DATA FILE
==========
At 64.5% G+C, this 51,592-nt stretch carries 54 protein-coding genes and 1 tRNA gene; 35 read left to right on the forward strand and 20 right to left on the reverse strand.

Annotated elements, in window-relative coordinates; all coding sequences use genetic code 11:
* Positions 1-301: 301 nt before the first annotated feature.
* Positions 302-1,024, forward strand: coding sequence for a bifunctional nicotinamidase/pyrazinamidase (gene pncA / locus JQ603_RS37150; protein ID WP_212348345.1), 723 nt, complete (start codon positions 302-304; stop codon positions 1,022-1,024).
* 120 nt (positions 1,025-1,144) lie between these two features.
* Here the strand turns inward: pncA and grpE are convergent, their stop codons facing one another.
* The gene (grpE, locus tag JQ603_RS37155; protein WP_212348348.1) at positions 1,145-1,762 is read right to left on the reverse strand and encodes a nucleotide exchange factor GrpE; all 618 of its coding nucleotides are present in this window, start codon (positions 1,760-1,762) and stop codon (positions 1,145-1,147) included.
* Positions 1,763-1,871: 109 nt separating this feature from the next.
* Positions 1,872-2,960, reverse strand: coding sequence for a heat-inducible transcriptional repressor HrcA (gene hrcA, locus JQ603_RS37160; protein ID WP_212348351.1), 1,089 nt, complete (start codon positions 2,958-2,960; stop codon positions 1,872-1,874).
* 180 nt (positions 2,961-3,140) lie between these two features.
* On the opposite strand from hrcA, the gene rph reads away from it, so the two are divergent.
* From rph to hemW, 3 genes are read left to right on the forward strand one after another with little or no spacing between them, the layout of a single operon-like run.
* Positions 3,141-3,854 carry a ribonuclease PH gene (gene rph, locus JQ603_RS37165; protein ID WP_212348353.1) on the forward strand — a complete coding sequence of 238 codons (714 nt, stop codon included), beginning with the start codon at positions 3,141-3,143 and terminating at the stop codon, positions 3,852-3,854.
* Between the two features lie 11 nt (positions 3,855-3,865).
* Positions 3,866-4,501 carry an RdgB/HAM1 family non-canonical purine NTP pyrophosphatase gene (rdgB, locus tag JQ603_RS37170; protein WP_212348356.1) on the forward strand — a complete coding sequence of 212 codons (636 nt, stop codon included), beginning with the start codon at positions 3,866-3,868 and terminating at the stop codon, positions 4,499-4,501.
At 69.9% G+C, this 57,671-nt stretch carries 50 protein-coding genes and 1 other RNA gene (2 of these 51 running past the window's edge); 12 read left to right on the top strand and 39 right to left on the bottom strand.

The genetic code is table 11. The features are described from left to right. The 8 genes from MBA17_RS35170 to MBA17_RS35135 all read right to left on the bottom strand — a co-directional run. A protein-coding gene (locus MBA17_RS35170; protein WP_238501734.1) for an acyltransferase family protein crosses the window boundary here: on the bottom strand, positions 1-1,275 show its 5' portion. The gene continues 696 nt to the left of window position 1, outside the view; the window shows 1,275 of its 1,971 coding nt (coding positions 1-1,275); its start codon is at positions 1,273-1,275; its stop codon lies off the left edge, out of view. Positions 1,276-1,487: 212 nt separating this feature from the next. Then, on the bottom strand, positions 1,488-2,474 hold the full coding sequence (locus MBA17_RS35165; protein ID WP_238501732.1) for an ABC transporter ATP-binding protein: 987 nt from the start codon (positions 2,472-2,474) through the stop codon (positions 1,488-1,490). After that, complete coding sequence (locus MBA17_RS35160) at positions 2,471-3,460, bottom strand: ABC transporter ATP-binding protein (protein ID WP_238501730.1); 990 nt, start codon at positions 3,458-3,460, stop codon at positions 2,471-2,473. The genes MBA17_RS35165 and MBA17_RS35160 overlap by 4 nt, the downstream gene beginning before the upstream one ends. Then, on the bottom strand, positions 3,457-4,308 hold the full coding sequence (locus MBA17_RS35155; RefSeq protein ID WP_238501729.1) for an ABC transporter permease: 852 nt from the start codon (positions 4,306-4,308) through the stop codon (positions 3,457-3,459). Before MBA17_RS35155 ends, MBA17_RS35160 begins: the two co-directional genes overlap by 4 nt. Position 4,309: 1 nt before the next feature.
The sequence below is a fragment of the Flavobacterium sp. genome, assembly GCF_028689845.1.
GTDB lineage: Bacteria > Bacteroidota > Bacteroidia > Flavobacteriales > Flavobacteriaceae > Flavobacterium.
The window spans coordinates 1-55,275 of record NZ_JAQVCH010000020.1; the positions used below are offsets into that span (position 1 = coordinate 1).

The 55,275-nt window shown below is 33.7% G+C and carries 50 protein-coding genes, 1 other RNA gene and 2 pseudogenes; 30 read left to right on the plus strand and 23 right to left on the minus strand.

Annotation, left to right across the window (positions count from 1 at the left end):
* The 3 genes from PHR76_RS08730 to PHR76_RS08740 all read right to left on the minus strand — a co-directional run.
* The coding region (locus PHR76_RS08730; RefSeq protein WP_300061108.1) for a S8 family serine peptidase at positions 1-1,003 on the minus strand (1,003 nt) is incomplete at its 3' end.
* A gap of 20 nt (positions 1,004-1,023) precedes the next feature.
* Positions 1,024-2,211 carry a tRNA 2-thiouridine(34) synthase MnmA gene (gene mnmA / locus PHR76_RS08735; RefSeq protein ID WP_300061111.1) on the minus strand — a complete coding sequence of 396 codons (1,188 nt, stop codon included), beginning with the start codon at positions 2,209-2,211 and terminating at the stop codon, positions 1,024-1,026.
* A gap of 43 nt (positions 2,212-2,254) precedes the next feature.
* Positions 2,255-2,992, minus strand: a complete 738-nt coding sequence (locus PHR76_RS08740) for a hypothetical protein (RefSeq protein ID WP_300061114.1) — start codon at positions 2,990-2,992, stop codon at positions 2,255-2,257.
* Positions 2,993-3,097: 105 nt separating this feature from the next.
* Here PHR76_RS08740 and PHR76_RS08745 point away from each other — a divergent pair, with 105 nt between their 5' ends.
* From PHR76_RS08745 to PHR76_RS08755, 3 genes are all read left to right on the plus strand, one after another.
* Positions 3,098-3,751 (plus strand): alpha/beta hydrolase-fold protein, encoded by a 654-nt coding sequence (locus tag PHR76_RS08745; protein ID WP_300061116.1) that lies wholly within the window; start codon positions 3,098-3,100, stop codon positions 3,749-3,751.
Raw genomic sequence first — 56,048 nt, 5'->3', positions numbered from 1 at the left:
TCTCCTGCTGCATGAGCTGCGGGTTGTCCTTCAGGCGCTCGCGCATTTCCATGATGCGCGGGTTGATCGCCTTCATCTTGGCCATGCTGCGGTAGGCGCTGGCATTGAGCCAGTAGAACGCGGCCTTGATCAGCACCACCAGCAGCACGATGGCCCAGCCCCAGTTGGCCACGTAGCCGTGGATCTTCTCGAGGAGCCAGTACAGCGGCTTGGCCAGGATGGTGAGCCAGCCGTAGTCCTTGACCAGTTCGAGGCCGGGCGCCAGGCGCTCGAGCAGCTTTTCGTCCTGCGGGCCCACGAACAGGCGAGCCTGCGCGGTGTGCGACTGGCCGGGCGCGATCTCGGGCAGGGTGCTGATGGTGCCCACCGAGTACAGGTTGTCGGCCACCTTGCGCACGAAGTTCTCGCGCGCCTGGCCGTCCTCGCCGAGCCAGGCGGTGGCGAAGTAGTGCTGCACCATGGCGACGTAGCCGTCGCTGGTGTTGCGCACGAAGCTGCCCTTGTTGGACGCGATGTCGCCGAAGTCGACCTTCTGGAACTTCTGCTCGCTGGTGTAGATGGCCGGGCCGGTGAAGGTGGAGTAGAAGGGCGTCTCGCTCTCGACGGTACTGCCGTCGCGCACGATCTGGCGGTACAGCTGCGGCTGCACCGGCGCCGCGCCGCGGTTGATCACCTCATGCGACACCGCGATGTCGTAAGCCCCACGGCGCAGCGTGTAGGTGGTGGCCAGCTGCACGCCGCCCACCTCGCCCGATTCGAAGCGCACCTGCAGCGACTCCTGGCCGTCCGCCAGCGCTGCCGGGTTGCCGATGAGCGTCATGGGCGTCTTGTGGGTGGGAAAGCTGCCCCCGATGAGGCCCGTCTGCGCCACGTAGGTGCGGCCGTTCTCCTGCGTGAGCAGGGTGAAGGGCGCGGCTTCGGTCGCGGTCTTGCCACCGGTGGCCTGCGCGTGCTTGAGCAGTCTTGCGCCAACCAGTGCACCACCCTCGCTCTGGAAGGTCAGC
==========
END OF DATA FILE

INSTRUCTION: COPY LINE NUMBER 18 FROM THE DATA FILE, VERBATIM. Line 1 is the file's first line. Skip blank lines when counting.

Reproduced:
The sequence below is a fragment of the Flavobacterium sp. genome, assembly GCF_028689845.1.